Wednesday, 14 November 2007
More on John Stainer
Another view of the recent John Stainer event at Magdalen College from Boydell editor, Bruce Phillips:
To the man on the Clapham omnibus the name John Stainer, if it means anything at all, tends to mean one thing only: his Passion oratorio The Crucifixion, first performed in 1887. Yet, as Jeremy Dibble asserts in John Stainer: A Life in Music, he was by no means a one-work composer. The long list of his musical and literary works in Dibble’s book bears witness to a prolific composer of church and choral music of all kinds, together with books, articles, lectures and musical editions. On top of all this Stainer was a highly accomplished organist and choir director, and played a leading part in the raising of standards in choral singing and music education in Victorian Britain.
In 1860, at the age of only 20, Stainer was appointed organist and informator choristarum at Magdalen College, Oxford. It was thus highly appropriate that Magdalen chapel should be the setting for Evensong on Sunday 28th October in which all the music was by Stainer. A group of enthusiasts and Stainer family members (Stainer had five children) gathered there to hear the choir under Bill Ives sing his rarely performed Evening Service in E, and the anthem They were lovely and pleasant in their ways, a setting of verses from Ecclesiasticus, written by Stainer during his twelve years at Magdalen. Both hymns were by Stainer, and one could easily imagine oneself back in the 1860s, Stainer conducting the becassocked and besurpliced choristers, candlelight piercing the gathering darkness, in this wonderfully expressive music so redolent of the Victorian era.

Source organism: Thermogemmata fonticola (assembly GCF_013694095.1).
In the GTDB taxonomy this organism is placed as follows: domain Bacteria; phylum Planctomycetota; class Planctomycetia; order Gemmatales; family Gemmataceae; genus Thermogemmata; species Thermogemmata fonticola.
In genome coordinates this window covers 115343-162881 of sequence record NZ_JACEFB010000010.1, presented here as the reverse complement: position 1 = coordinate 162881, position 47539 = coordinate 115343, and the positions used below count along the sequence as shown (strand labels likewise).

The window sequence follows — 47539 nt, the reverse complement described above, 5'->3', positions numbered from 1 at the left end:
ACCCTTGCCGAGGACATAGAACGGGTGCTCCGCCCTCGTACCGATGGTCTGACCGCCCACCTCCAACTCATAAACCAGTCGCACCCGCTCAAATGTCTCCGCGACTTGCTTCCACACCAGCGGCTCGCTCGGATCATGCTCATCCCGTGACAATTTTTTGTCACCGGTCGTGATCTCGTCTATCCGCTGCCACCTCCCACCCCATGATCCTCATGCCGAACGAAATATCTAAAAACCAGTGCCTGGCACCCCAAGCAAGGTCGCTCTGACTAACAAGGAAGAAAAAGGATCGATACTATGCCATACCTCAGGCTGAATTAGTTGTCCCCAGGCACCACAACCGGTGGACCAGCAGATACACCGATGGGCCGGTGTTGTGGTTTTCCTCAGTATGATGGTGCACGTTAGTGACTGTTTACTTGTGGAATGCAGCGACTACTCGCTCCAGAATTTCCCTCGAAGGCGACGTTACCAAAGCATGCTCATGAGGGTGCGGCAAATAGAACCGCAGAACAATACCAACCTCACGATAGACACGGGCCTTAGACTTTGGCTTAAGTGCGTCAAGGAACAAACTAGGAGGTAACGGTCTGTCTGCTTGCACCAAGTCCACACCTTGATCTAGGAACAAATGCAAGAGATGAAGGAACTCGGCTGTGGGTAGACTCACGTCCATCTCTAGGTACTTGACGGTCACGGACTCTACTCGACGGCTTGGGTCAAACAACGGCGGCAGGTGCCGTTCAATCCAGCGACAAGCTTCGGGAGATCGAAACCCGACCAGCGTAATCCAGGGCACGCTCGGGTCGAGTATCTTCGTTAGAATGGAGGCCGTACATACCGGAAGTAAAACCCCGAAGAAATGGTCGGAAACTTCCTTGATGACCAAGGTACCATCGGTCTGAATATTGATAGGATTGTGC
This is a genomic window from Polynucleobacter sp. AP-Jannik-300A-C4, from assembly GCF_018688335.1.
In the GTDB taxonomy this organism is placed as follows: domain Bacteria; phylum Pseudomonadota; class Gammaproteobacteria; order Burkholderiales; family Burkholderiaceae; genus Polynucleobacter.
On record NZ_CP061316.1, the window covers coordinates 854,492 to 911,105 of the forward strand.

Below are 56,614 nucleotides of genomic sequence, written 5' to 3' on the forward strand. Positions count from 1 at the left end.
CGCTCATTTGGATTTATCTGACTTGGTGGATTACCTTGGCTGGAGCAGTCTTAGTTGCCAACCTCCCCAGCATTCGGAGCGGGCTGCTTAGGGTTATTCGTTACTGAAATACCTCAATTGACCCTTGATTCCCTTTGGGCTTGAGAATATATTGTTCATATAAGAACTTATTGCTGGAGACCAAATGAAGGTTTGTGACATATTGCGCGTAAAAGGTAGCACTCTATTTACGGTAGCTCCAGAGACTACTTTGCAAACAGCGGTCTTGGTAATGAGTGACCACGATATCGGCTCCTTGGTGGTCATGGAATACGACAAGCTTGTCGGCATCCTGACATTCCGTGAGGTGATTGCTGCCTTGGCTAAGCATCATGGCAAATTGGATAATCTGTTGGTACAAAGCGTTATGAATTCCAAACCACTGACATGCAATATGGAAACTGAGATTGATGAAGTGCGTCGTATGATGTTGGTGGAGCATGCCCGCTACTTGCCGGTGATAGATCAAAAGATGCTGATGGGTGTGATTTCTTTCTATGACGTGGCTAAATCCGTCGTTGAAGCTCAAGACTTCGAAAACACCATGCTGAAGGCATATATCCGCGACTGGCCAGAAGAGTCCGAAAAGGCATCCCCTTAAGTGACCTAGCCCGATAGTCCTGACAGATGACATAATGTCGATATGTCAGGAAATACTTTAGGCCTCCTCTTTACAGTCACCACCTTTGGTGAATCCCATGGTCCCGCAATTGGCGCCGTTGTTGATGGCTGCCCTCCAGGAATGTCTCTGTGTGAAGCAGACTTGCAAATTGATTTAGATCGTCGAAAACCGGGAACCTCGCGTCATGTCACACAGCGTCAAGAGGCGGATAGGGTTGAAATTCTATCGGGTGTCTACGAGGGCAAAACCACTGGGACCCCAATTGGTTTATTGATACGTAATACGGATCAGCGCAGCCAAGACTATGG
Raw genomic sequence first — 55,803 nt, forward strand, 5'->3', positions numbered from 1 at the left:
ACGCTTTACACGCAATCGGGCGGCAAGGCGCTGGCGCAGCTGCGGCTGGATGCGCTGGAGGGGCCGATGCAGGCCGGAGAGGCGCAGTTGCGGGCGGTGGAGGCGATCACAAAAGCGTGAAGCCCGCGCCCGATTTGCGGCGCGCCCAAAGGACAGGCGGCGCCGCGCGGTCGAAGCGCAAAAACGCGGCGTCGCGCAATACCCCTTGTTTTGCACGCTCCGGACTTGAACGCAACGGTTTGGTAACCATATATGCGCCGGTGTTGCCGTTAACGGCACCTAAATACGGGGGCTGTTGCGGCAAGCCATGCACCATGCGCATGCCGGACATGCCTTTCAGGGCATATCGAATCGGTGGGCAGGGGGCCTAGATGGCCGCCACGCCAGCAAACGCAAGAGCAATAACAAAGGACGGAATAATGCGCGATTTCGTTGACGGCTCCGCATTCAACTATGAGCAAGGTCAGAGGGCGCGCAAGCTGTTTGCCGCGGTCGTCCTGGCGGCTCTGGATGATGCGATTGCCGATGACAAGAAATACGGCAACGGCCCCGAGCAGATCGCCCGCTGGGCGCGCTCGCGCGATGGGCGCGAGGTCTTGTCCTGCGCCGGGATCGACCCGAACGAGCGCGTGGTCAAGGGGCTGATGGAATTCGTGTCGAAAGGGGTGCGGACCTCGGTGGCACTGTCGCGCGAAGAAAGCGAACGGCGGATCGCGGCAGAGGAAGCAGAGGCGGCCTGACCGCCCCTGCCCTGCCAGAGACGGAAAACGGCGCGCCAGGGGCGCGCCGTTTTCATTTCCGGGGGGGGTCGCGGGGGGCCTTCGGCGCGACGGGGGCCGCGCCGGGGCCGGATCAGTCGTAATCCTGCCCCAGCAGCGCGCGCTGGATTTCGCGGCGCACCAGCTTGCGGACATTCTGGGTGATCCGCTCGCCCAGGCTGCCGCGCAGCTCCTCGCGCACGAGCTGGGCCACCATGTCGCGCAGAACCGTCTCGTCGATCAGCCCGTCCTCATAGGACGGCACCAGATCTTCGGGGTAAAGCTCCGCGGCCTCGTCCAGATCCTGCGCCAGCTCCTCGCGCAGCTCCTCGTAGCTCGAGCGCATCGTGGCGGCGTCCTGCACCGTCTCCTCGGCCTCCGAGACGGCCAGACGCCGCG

After the service there was an opportunity to congregate in a Magdalen senior common room surrounded by portraits and photographs of its eminent sons (including Stainer himself of course), congratulate Jeremy on his splendid book and drink a toast to the memory of Stainer and to several of his descendants who were present for the occasion. Many copies of the book were bought, and as I left the room I saw Jeremy signing the last three.
As Dibble says in his concluding paragraph, Stainer may be fairly termed the epitome of the Victorian composer. While he could not boast the higher profiles of Sullivan, Parry and Stanford (on the last two of whom Dibble has written outstanding biographies) his contribution to the larger fabric of Britain’s music was immense. We have now moved on from the reaction against Victorian culture and Dibble’s book, the second to appear in Boydell’s new series Music in Britain 1600-1900, will at last help us to get to grips with one of its leading composers.